"We registered our objections at the time, and we dropped the matter," said Rich Hussey, director of sports programming for NBC. "We're more disappointed than anything else that something like this could happen. Obviously it's a premium game."

NBC did not bid for the game, taking the position that it already owned the rights, according to Hussey. CBS did make a bid, in the same range as Turner's. But officials at that network made one basic miscalculation. They thought Rienzo or Shultz would change the Dec. 11 prime-time date specified in the bid sheet. CBS wanted to pair Georgetown-Virginia with an NFL playoff game on Jan. 8, a Saturday afternoon.

Russ Potts, the former promotions man at the University of Maryland, former athletic director at Southern Methodist University and now a television syndicator, told Rienzo he would take whatever date and time Rienzo wanted.

Potts and WTBS are known as an entity in the television business. Potts scheduled Turner's Thursday night college football package. He also bought the rights to 55 college basketball games. Turner bought 12 of the best; Potts syndicated the rest. Georgetown-Virginia is a joint venture between Turner and Potts' Sports Productions Inc.

"They almost got it by default," said Shultz about Turner, because of CBS' insistence to play the game in January. "It was a situation in which we could win the battle and lose the war. With the hype going on, both coaches wanted to play as early as possible. This (Dec. 11) was the only date we had on the schedule we both had open, without playing a back-to-back game."

Said Rienzo: "CBS wanted the game on Jan. 8. This is college basketball, and our students wouldn't even be in school then. Potts would take it whenever we gave it to him. If CBS had agreed to play Dec. 11 in prime time, they'd have it."

Asked if he had outwheeled and outdealed the networks, Rienzo said: "Absolutely not true . . . I've never seen the (ACC) contract. It's my game. I sold the game . . . The only thing I did that was different was putting the game out for bids, which was to enunciate what the value of the game really was."

Shultz said: "That's not right. It's a question we solved a long time ago. NBC's rights were only within 48 hours of the signing date (in mid-April for high school seniors) and the hardship (draft) date, whichever was later. We decided we couldn't even talk about (negotiating for) the game until we knew what Sampson was doing."

Georgetown is the home team and owns the television rights this time; Virginia for the second game, which may be played as early as next season and most likely will not be at Capital Centre or University Hall in Charlottesville.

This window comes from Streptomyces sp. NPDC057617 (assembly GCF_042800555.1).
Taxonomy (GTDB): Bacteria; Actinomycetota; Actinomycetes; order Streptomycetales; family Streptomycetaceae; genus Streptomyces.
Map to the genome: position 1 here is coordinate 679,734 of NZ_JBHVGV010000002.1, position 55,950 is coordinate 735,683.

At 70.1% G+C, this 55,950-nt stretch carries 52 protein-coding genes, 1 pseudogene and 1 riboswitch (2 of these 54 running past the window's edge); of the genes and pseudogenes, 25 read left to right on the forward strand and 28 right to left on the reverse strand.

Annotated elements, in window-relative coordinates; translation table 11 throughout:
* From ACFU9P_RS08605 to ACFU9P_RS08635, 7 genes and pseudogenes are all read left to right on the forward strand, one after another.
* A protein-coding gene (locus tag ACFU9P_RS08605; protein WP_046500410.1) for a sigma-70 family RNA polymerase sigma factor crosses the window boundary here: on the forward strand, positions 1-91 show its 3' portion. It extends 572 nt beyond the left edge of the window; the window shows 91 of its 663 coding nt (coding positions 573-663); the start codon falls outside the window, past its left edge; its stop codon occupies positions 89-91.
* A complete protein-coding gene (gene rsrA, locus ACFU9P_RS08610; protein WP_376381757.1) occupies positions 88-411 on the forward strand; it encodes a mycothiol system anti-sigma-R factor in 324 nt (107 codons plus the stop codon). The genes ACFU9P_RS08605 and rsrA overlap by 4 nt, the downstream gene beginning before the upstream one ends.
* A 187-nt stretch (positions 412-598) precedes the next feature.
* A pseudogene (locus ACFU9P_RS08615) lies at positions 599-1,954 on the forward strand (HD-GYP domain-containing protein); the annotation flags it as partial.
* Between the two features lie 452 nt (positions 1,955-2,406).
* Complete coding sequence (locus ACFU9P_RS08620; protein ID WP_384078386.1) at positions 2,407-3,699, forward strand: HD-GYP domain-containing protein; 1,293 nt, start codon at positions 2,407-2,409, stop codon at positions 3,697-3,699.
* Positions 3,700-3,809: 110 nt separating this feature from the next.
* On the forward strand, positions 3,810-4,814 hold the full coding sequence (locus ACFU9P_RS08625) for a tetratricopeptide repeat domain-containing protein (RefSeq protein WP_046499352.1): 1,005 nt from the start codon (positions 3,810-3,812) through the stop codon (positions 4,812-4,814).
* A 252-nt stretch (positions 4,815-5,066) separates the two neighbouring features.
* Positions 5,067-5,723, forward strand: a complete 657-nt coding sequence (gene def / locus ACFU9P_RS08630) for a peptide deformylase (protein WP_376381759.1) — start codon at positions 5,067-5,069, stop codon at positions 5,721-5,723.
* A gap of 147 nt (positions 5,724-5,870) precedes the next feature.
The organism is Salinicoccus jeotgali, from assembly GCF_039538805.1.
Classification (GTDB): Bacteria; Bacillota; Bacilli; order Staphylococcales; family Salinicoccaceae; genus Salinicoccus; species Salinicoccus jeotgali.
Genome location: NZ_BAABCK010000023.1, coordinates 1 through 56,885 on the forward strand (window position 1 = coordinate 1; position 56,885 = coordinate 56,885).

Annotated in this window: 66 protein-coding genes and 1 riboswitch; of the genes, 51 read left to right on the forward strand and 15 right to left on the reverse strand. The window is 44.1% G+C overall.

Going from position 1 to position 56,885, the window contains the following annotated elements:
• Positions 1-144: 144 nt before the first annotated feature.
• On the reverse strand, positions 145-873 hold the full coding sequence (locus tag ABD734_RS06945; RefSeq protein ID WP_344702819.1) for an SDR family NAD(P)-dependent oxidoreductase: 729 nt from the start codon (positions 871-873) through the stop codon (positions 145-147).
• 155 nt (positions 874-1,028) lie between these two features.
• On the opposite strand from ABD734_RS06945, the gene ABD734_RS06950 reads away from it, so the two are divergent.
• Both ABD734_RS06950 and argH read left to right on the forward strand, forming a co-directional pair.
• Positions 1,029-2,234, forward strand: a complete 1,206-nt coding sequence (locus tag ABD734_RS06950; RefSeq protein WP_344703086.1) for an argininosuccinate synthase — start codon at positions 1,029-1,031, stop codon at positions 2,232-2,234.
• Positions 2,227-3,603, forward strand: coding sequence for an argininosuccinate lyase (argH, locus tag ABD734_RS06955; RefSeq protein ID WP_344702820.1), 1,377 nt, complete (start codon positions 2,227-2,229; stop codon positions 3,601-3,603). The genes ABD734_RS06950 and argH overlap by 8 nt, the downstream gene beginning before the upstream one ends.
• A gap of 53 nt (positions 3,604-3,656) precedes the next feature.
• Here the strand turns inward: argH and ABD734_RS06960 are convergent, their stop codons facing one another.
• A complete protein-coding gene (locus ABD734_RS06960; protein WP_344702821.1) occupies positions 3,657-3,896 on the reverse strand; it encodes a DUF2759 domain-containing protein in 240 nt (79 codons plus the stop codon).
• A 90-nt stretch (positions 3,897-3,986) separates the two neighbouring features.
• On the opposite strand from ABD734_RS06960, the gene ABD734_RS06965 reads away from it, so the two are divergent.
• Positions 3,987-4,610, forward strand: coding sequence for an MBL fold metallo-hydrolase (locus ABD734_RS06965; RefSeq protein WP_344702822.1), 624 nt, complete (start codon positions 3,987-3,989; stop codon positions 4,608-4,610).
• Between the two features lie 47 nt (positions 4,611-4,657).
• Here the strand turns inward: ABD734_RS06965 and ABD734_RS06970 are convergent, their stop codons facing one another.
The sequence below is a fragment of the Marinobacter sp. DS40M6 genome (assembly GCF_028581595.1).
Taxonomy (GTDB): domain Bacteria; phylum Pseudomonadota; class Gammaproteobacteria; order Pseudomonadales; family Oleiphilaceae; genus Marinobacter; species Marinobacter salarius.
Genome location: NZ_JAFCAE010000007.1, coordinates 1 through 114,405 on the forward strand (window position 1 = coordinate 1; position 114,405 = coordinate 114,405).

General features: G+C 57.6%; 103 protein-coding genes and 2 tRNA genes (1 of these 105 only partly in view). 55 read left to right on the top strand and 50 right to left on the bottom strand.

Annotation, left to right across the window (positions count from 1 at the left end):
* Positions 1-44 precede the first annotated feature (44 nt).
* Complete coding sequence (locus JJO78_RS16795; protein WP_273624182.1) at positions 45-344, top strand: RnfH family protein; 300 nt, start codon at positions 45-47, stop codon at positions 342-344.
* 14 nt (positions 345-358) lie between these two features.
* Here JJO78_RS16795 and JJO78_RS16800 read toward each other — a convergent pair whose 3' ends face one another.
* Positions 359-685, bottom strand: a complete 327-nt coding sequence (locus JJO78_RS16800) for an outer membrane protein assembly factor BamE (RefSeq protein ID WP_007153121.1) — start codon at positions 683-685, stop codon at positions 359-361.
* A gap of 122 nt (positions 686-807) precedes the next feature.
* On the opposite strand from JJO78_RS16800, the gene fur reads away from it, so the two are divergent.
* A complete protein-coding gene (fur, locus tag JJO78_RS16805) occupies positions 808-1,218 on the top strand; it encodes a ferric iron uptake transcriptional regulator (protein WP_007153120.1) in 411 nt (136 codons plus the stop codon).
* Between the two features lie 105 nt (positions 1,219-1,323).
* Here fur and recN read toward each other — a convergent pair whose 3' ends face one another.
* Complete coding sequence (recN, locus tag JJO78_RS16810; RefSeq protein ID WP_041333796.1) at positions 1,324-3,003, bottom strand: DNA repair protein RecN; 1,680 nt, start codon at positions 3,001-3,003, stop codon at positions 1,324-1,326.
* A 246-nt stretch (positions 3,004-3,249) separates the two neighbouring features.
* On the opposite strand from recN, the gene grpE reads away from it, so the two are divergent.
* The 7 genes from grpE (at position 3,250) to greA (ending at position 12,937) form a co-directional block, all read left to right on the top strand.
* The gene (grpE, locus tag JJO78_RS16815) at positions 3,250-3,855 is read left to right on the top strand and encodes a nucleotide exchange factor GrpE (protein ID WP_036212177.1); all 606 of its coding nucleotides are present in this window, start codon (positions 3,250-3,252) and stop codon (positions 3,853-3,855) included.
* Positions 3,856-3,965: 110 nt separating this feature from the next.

Under terms of contracts with CBS and NBC worth almost $10 million over the next three years, CBS would have first choice to televise any home game played by a Big East Conference school. Because of what happened in this case, the contract is written to close the loophole. "It's a good thing we didn't have a contract this year," Rienzo said.

Said ACC Commissioner Bob James: "The potential for this always occurs when you have dates open on basketball schedules. We're going to meet with them (NBC and CBS), because I don't want to go through this again."

Potts said he approached Rienzo and Shultz shortly after the NCAA final, in which North Carolina defeated Georgetown, 63-62. He said he met secretly with Bob Wussler, the president of Turner sports, and Terry Hanson, the executive producer.

They developed a game plan in which, under a joint venture, they would put together a rights contract covering six areas: commercial syndication, cable, pay-per-view cable, closed circuit, international and radio.

Potts said that he at first was going to syndicate the game through his company, but that Turner ended up doing it, because "he was better equipped with his in-house vehicle." The move does not affect the amount of money that Potts is expected to make. He declined to reveal the percentage.

Advertisers for the game are heavyweights: Anheuser-Busch, "biggest sponsor of WTBS that Turner has," according to a brewery spokesman; Parker Brothers, STP, Atari, Zenith, U.S. Army, Valvoline, Holiday Inn, Emery Air Freight, Panasonic, Mars, Honda, Xerox, Canon, Chrysler.

WTTG-TV-5, Georgetown's flagship station here, expects to outdraw ABC's "Love Boat" and CBS' Saturday night movie, said Sandra Pastoor, program director. Her station's movie normally draws a 4-6 share of the Nielsen ratings in that time period; "Love Boat" is an 18 and CBS programming a 12 during this prime time. She predicts the basketball game "definitely will be in the 20 range."

"This is like 'Gone With the Wind' compared with a normal Sunday night movie on CBS. This is the game of the year," said Pastoor, who declined to say how much Channel 5 paid Turner for the telecast of the game.

"This is like a Sugar Ray Leonard fight," Potts said. "Five to seven years from now, with the hardware available, this would be like a Leonard-Duran fight, $30 million minimum on pay-per-view."